“Drax’s misleading claims, that it burns ‘sustainable’ biomass and ‘reduces’ emissions, and that biomass is ‘carbon neutral,’ are typical of wood pellet and bioenergy companies in the EU as well. Policymakers and investors alike should note that when an independent watchdog like the OECD examines such claims, they don’t stand up to scrutiny. Drax provides an object lesson in why EU policymakers should take forest biomass out of the Renewable Energy Directive.”
The Organisation for Economic Co-operation and Development (OECD) is an international organisation that works to “build better policies for better lives.” They establish ‘evidence-based international standards’ for responsible business conduct and find solutions to ESG challenges.
Lifescape is a rewilding charity which aims to create, protect and restore wild places to ensure a sustainable future for life on Earth, while The Partnership for Policy Integrity (PFPI) uses analysis, litigation, and strategic communications to promote policies that protect climate, ecosystems, and people. The two organisations comprise the Forest Litigation Collaborative, which pursues strategic litigation to promote the protection and restoration of forest ecosystems and their associated carbon sinks, with particular emphasis on countering the use of forest biomass for renewable energy.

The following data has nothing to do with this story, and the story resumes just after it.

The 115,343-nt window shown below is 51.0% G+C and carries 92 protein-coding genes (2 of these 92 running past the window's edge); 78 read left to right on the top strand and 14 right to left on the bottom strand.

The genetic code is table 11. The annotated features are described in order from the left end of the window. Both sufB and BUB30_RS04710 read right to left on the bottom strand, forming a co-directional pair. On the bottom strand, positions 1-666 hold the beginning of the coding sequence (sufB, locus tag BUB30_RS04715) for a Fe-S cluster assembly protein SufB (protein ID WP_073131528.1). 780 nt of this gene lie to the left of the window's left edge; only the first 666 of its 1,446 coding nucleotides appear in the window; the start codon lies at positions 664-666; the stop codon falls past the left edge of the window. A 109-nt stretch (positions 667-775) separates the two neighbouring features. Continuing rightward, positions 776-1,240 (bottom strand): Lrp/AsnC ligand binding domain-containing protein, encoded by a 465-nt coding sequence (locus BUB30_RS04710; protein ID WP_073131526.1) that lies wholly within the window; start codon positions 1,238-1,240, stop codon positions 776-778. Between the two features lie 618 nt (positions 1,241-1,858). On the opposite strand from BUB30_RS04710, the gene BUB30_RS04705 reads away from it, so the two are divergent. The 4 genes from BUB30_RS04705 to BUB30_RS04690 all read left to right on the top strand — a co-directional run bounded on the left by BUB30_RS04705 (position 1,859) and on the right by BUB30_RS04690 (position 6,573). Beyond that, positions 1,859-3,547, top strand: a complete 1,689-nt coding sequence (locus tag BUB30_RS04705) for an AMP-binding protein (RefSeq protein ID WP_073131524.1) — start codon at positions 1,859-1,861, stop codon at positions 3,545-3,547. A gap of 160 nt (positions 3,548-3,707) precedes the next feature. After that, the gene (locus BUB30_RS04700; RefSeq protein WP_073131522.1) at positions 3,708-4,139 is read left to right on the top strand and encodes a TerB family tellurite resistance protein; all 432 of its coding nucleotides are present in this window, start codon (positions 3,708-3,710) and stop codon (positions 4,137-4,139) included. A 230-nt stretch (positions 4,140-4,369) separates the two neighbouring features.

They are joined by the RSPB, Canadian nature advocacy group Conservation North, UK NGO Biofuelwatch, and NGO Save Estonia’s Forests. The RSPB uses expertise in birds and nature to provide evidence-based solutions to the nature and climate emergency; Conservation North is dedicated to combating declining wildlife caused mainly by habitat loss and degradation; Biofuelwatch focuses on the UK and EU biomass industry; and Save Estonia’s Forests fights for forest policies that take into account the ecological, cultural, economic and social value of Estonian forests.
Drax Group describes itself as “a UK-based renewable energy company engaged in renewable power generation, the production of sustainable biomass and the sale of renewable electricity to businesses”. Drax owns a power station in Selby, North Yorkshire which since 2012 has converted from burning coal to burning wood pellets in order to produce electricity. The Drax Group also includes wood pellet production and supply businesses.